Jeremiah Brooks - Flame Test Lab

Flame Test Lab

California State Content Standard

Atomic and Molecular Structure 

1. The periodic table displays the elements in increasing atomic number and shows how periodicity of the physical and chemical properties of the elements relates to atomic structure. As a basis for understanding this concept: 

j.   Students know that spectral lines are the result of transitions of electrons between energy levels and that these lines correspond to photons with a frequency related to the energy spacing between levels by using Planck’s relationship.

Principles Investigated  

           According to the Bohr model of the atom, electrons may only occupy certain energy levels.  When an atom absorbs energy, electrons can jump to higher energy levels.  Since the atom is unstable at this higher energy level, the atom releases the excess energy in the form of a photon of light.  The release of the photon allows the excited electron to return to the “ground state.”

            Visible light is a continuous spectrum where we can see all colors of light.  An excited atom will only produce one or more specific wavelengths of light in the form of a photon.  Since each atom has different numbers of electrons and various ground states, different atoms will produce different photons of light.

            A flame test is a qualitative method of determining the identity of metallic ions.  The loosely held electrons of metals allow them to be easily excited by the energy produced from the flame of a Bunsen burner.  The combined colors of the released photons of light cause each ion to produce a flame with a special color.  This color is characteristic for that particular metal ion.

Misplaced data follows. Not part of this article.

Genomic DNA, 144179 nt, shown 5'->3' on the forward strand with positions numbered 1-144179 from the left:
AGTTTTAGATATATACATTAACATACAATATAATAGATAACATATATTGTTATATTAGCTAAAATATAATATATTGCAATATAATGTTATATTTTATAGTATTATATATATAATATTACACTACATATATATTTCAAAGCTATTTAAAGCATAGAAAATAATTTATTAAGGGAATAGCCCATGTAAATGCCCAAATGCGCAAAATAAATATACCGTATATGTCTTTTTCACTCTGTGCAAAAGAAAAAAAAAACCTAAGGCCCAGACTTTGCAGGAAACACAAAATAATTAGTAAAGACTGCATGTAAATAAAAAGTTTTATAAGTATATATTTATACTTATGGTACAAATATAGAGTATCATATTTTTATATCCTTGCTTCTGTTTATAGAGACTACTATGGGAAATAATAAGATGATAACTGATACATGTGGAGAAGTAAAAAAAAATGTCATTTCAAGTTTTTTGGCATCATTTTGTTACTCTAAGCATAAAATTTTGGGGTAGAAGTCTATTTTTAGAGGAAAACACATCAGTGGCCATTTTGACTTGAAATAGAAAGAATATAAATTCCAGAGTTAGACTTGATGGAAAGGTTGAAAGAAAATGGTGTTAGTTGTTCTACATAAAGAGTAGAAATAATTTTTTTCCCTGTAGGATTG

• Bunsen burner
  • Q-tips
  • 2-250mL Beakers
  • Distilled Water
  • 9-100mL Beakers
  • Barium Nitrate
  • Calcium Nitrate
  • Copper (II)  Nitrate
  • Lithium Nitrate
  • Potassium Nitrate
  • Sodium Chloride
  • Strontium Nitrate
  • Unknown #1
  • Unknown #2


     1.    .Always wear your goggles and apron.

            2.    Since you are dealing with open flame, do not wear loose clothing and tie back all long hair.

            3.    Some of the salts are toxic.  If you come in contact with one of the salts, wash the effected area                  thoroughly.                                                                                    


            1.     Turn on the Bunsen burner when instructed by your professor.

            2.    Place one Q-tip in each of the 7 unknown solutions.

            3.    Let each Q-tip soak for at least 2 minutes.

            4.    Make sure the Q-tip is thoroughly moist.  Place the moist end of the Q-tip into the open flame near the     Bunsen burner. 

            5.    Make careful observations of the resulting flame color.

            6.    Repeat steps 2-5 for each of the unknown solutions.

            7.    Turn off the Bunsen burner.

  Clean Up

            1.     Place the Q-tips in the appropriate waste container located at each lab station.

            2.    Clean your lab table.

            3.    Wash your hands.


            1.     Why does each of the metallic ions heated in this experiment release photons of light?